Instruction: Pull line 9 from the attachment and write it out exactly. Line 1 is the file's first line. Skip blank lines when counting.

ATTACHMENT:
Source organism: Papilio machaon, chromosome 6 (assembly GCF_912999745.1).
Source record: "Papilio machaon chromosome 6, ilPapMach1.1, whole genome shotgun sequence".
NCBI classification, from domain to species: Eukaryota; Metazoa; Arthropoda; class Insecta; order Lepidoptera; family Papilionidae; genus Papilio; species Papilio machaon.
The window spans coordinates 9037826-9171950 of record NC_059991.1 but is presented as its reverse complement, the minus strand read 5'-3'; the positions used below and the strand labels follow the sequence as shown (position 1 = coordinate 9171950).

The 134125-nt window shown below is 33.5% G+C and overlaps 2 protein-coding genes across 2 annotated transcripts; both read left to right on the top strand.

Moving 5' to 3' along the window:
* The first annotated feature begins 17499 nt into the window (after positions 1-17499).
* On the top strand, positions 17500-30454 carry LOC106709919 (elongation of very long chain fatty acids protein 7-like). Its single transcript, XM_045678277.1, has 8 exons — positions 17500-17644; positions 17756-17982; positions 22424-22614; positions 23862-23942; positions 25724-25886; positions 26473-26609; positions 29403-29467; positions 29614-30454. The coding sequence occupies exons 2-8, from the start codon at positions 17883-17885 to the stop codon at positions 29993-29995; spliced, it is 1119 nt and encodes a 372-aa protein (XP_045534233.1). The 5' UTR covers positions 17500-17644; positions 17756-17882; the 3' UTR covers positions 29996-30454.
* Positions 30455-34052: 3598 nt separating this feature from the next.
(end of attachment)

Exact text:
* Positions 30455-34052: 3598 nt separating this feature from the next.